Since popular elections are also social rituals whose ritual agency can be compared to that of member sacrifice, it is important to see how Clinton’s election in 1992, on his promise of a “new covenant” with America, and more recently, Obama’s election in 2008, were understood by many Americans as rituals that could heal the divisions that have been plaguing America since the failure of the Vietnam War. Obama’s failure to bridge the gap between the left and right in the US (and what political figure could?) has shown how quickly such hopes can evaporate.

In the past six decades, the only event that came even close to generating the kind of national feeling Mario Cuomo describes having about WWII was the Sept. 11 attack. Yet the deaths at the Twin Towers ultimately did not have the cohesive effect of the deaths of soldiers at Iwo Jima. For one thing, as already mentioned, most victims of 9/11 were not willing sacrifices in any possible sense of those words.

Secondly, even the media sanctification of the firefighters in the immediate aftermath of the attacks, which worked initially to position them like soldiers and therefore like national heroes in their sacrifice, eventually wore off as revelations of the sometimes less than heroic side of firefighters appeared in 2002.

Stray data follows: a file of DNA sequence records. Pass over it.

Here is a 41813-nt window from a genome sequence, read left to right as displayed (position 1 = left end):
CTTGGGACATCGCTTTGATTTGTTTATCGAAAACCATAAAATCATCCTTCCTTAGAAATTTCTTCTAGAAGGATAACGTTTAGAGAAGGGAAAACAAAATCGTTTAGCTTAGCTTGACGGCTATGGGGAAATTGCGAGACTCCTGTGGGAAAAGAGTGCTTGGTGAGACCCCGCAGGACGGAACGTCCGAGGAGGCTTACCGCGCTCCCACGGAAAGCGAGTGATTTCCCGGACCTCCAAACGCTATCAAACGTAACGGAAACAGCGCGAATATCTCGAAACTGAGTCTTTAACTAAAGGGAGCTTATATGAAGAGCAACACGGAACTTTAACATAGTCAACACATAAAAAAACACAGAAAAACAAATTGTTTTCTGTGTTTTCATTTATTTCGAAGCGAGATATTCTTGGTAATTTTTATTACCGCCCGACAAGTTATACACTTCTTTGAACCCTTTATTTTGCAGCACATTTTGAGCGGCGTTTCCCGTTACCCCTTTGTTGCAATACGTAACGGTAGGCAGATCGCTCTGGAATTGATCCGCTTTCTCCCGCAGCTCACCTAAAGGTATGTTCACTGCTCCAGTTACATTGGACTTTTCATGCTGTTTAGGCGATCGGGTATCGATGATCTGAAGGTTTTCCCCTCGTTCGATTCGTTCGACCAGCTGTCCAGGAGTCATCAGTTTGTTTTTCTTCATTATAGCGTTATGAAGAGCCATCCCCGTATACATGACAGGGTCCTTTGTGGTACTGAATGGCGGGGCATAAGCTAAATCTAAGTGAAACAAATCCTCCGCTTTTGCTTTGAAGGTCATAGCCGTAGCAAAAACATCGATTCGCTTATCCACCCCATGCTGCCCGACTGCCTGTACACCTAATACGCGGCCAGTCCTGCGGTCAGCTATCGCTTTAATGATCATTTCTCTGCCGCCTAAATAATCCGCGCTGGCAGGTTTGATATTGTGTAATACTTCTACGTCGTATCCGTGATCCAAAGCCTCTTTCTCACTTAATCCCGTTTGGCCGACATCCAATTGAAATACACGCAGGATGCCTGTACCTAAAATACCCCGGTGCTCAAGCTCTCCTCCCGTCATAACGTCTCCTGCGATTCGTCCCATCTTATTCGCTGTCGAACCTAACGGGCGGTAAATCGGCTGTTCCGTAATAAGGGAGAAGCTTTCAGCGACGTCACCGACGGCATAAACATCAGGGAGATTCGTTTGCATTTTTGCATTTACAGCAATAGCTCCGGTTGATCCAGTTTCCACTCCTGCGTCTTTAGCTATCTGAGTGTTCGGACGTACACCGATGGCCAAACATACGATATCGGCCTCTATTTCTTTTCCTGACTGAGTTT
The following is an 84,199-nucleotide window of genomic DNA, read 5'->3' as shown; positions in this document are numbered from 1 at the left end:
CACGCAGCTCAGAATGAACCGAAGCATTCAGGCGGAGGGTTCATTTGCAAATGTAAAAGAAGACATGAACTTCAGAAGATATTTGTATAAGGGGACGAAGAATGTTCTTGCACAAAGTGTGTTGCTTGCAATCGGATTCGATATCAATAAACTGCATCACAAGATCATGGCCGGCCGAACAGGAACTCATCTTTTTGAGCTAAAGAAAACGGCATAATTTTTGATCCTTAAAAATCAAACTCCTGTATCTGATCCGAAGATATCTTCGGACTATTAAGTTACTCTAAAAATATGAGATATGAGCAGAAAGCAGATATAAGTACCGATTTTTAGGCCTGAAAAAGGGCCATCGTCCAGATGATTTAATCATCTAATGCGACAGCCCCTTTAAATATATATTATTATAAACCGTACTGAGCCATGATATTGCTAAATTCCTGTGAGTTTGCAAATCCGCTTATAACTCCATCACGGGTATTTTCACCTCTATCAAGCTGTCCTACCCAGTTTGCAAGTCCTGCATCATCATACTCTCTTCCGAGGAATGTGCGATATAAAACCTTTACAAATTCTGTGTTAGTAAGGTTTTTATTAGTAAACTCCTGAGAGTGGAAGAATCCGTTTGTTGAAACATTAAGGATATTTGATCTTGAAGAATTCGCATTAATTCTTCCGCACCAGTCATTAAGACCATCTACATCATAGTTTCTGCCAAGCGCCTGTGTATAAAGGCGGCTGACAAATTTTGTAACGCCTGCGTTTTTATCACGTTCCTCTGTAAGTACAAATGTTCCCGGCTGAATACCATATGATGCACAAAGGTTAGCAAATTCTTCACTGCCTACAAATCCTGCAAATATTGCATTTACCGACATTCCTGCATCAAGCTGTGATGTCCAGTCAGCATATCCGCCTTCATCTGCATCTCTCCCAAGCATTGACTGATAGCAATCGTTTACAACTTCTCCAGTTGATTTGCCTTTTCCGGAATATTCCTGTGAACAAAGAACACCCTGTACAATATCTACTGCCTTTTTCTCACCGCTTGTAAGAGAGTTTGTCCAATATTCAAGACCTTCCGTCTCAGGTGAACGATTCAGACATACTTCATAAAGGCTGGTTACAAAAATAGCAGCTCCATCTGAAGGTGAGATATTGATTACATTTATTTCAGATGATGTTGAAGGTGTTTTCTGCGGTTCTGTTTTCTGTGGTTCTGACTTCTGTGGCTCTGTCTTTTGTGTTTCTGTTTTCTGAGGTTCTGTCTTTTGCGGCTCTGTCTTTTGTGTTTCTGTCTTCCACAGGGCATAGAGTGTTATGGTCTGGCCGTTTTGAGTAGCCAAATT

For example, William Langewiesche’s American Ground: Unbuilding the World Trade Center (2002) took away some of their saintly luster with his description of firefighters treating their own dead with “elaborate flag-draped ceremonials” while adopting a callous “bag ‘em and tag ‘em” attitude toward civilian dead. As a result, tensions arose in the weeks after the attacks between firefighters and the civilian construction workers, who felt that the civilian dead were being forgotten in the media hype about firefighters.